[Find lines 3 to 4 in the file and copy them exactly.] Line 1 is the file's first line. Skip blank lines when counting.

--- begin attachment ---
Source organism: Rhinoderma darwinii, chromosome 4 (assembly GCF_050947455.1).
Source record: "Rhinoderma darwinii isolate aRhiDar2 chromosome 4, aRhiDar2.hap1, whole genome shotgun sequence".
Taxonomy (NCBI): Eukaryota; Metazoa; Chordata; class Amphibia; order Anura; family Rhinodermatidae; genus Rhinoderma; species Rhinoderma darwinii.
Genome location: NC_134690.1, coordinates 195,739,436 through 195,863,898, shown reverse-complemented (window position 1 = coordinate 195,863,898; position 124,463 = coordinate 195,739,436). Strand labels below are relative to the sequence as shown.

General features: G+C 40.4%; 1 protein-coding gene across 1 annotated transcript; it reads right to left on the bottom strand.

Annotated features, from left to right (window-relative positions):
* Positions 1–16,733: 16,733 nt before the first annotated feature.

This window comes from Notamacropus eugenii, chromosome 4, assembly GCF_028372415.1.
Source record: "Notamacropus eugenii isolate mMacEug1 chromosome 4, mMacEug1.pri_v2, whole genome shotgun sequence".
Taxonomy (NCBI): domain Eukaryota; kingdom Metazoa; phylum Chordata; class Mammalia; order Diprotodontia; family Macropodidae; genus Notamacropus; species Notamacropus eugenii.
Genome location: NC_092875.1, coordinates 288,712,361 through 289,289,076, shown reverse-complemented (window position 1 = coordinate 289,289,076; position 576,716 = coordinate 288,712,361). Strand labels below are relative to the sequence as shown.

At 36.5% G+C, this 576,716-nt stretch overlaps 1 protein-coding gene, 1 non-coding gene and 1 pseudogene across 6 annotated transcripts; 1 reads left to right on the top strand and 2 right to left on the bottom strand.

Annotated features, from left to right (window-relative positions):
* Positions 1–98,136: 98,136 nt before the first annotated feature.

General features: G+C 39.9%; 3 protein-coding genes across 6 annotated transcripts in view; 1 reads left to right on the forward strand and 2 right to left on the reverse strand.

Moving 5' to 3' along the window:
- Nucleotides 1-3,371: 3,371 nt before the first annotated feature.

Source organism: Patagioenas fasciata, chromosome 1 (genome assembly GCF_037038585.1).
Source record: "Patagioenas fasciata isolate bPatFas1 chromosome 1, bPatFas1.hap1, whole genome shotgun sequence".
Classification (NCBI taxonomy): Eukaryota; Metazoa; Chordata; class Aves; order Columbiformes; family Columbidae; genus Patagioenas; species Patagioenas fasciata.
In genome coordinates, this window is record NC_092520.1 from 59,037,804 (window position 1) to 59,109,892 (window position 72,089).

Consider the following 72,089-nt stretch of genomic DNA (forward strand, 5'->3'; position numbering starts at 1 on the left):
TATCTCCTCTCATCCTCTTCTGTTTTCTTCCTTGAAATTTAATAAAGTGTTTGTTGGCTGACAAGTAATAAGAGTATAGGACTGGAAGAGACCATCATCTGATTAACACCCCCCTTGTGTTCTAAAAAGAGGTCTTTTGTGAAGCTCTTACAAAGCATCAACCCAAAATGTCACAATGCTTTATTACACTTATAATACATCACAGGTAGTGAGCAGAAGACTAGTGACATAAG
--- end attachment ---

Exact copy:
Taxonomy (NCBI): Eukaryota; Metazoa; Chordata; class Amphibia; order Anura; family Rhinodermatidae; genus Rhinoderma; species Rhinoderma darwinii.
Genome location: NC_134690.1, coordinates 195,739,436 through 195,863,898, shown reverse-complemented (window position 1 = coordinate 195,863,898; position 124,463 = coordinate 195,739,436). Strand labels below are relative to the sequence as shown.